As much as the words you use are important in getting your message across, it is also important to think about the timing of when you raise an issue or concern. At a changeover when everyone is rushed and trying to get kids buckled into carseats, in order to get to soccer on time, may not be the best time to raise the issue of school fees or press for an answer about whether you can take the kids to Canada this Christmas. You also don’t want to raise an important issue when you are frustrated or upset about something completely unrelated, say something that happened at work that day. In this way one of the simplest things you can do to try and avoid discussions with the other parent becoming heated is by being more conscious of how (and when) you start up a conversation.

Slow down your initial response. When an issue is raised you feel strongly about, more often than not your first response to something – the one from your “gut”, is usually the emotional and angry one. If you don’t say anything (immediately) you buy time to let that initial attacking reaction fade or pass.

It is always important to try to remain mindful of your tone of voice. Aim for a calm neutral tone which, trust us, takes a lot of practice, especially when you feel strongly about something, or are feeling annoyed, frustrated or even upset.

It’s also helpful to communicate a timeline of when you would like a response or for the action/behaviour to be completed, as well as what might be assumed if no response is received. For example, “If you could get back to me by the end of the week with your answer, that would be great. If I do not hear from you, I’ll assume that you are fine with me enrolling the children in band camp during the upcoming school holidays”.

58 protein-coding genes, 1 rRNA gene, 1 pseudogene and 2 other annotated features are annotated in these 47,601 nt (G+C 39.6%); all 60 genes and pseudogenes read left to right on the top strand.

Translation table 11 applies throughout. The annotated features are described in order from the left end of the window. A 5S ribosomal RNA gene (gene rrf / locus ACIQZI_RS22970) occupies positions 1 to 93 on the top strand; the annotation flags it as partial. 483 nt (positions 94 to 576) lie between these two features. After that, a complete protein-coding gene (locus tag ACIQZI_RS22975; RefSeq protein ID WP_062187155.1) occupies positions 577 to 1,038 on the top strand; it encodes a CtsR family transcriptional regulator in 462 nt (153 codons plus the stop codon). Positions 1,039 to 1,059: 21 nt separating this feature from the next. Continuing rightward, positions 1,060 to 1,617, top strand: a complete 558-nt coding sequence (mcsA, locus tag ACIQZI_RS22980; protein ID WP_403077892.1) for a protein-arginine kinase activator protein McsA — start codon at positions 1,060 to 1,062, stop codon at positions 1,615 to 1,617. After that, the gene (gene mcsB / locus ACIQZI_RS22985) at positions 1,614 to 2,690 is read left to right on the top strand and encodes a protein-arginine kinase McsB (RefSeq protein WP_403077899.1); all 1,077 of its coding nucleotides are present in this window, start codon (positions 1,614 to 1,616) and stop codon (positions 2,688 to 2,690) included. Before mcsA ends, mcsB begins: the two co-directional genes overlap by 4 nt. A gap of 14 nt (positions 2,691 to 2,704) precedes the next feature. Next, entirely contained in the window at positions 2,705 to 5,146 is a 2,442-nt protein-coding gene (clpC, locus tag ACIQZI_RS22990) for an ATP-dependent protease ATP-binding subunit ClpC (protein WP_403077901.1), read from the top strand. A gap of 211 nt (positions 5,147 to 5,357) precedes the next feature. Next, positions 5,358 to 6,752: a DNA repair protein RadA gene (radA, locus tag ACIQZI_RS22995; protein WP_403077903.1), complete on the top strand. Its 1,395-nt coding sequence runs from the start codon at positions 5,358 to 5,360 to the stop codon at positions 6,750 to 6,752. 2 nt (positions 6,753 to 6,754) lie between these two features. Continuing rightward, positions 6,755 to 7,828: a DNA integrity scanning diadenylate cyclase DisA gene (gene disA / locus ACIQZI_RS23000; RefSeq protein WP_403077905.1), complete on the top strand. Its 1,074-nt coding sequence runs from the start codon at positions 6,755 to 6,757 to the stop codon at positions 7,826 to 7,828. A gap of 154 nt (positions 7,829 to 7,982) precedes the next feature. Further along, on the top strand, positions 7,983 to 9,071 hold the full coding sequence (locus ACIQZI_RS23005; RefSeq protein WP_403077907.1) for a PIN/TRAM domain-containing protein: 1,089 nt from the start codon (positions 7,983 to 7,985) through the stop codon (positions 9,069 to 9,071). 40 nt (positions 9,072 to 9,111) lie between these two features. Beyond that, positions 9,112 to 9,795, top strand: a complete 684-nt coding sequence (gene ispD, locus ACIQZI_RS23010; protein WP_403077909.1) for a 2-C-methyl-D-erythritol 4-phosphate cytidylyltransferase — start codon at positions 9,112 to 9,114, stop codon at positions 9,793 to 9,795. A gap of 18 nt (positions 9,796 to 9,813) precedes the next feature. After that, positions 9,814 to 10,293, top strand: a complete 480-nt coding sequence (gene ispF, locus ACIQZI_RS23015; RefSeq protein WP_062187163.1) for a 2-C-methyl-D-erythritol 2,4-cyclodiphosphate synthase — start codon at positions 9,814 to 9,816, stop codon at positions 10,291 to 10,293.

Always take care to remember that no one is a mind reader, so you have to put your expectations out there, negotiate and agree upon them.

Your goal should be to try your best to stop engaging with the other parent/household with hurtful ways of communicating. You want to increase the positive interactions, remain open to influence, validate everyone’s experiences and, where possible, support each other in terms of parenting the children. It won’t always work out the way you want it to. It certainly won’t be easy. But ultimately, you all care about the children’s happiness and want to be involved and contribute to their upbringing. Trying to address parenting issues in a softer way that minimizes conflict, is one way you can help make life a little easier for everyone, including the children.

Good Luck.

1 thought on “Softly Softly – how to address co-parenting and step-parenting issues in a softer way

  1. Shawn Simon

    Helpful advice for blended families, or all families, really. 🙂 We had a lot of difficulty in the beginning of our family situation. For my stepkids, I’m sure it felt like they were part of two completely different families. There was very little communication between the parents, because whenever he tried, my husband and his ex always ended up in heated arguments. Unfortunately, my husband learned to not engage. That really seemed to be what worked best. However, this obviously made it difficult to know what was going on in the other household and to share what was going on in our household. I think over time the kids just learned that when they walked through our front door, it was one way, and when they walked through their mom’s front door, it was another. Luckily, our kids are resilient, and they learned to adjust. Now that they are much older and driving and they have more independence, we do not have nearly the level of conflict we used to have. Some things do get better with time!